What Collison had been through was not just the challenge of recovering from injury, it was also the loss of his father Ian in a motorbike accident on his way to watch West Ham play Tottenham in August 2009 – the response to which further strengthened the player’s strong emotional ties to the club and its fans. So when new manager Sam Allardyce gave him a new contract in August 2011, it looked like fortune was finally smiling on Jack, and he went on to have his greatest season at the club

‘That was such a good time – everyone was excited about the new era and the new manager, and we were desperate to put the past behind us,’ he said. ‘The Championship was a tough division but we all bought into the challenge of getting out of it, which we did, and from a personal point of view, it was a great success too.’ That campaign saw Collison play his highest number of games in a season for West Ham and score his most goals – including, vitally, two in the play-off semi-final win over Cardiff.

‘Those were the most important goals of my career, so it was great to COLLISON 14 goals during his Hammers career Problems: Jack Collison’s West Ham career was ruined by several injuries play a part in such a vital season in the club’s history,’ he said. ‘I struggled a bit towards the end of it and thought I’d be ok for the start of next season – but it didn’t happen quite like that.’ Having been such a key player in West Ham’s return to the big time, Collison found himself less involved in the following season’s Premier League campaign – not that he took it personally.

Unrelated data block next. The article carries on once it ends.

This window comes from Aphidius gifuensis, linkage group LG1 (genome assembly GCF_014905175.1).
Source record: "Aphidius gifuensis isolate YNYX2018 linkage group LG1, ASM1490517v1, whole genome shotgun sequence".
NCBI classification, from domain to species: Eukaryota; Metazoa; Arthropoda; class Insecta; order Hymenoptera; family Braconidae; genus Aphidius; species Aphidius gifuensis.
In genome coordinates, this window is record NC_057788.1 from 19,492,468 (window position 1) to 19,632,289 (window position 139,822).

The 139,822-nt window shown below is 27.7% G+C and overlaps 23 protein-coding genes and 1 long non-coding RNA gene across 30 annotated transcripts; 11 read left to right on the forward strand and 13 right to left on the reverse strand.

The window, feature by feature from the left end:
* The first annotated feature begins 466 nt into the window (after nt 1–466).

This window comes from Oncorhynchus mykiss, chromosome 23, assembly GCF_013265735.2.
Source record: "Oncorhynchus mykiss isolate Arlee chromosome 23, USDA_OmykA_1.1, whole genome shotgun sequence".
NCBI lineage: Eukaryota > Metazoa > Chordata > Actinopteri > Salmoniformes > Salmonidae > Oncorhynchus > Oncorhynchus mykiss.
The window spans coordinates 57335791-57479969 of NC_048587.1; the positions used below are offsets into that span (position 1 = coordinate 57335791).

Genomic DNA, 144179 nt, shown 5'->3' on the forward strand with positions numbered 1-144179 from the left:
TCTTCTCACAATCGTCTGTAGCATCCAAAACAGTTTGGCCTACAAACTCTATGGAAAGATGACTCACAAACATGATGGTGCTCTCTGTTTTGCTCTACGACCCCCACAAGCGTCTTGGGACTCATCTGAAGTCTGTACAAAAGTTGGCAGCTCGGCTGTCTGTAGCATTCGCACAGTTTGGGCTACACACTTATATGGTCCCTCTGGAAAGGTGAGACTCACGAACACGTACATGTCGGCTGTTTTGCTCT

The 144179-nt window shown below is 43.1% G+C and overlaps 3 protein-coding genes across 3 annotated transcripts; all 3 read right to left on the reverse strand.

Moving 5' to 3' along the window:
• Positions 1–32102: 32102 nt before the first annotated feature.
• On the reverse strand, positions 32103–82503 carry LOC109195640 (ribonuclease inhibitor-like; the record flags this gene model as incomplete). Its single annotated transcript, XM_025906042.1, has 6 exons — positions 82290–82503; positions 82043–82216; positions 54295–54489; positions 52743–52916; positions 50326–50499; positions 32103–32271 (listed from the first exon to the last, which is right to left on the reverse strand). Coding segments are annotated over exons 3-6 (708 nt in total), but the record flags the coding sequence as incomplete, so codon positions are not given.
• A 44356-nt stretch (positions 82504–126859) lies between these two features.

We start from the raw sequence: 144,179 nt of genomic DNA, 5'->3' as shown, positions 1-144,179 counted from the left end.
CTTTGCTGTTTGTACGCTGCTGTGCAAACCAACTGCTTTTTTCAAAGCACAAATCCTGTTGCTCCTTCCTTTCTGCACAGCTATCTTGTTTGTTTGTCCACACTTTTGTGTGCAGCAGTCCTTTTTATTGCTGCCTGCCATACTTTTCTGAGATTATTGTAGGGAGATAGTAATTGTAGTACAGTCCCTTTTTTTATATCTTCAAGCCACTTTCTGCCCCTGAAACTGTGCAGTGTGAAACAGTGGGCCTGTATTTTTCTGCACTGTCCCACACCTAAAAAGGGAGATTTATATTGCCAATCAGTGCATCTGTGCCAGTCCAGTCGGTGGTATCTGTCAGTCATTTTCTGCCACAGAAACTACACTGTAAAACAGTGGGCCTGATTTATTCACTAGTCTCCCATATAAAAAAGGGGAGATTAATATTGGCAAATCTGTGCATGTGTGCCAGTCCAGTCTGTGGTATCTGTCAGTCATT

‘I always thought I was capable of doing a job, but it’s just one of those things – it’s hard to force your way back into the team once you’re out, and the manager has his way of doing things, so you just have to get on with it,’ he said. ‘I was just happy to have any time on the pitch after what I’d been through, and I’m not the sort to sit around and pick up his wages, so I was angling for a loan to go out and prove myself – so I went to Bournemouth for a month.

Collison’s stint on the south coast did the trick of reminding Allardyce of his capabilities, and he duly returned to the first team picture at Upton Park, but it was not on a regular basis, and what turned out to be his final West Ham appearance came in front of a half-empty ground in the meaningless Capital One Cup semi-final second leg against Manchester City, after a 6-0 first leg thrashing

With grim irony, the last few months of Collison’s West Ham contract were seen out on loan at, of all clubs, Wigan, and at the end of the 2013-14 season, he was released – but not before writing his now famous goodbye letter. The West Ham book was closed, and a new volume was opened. ‘It was a real step into the unknown,’ he admitted. ‘There’s no better feeling than waking up on a Saturday morning knowing that you’re going to go out and play in front of 30,000 people, and it took some real adjustment, getting used to the fact that I didn’t know for sure when that was next going to happen.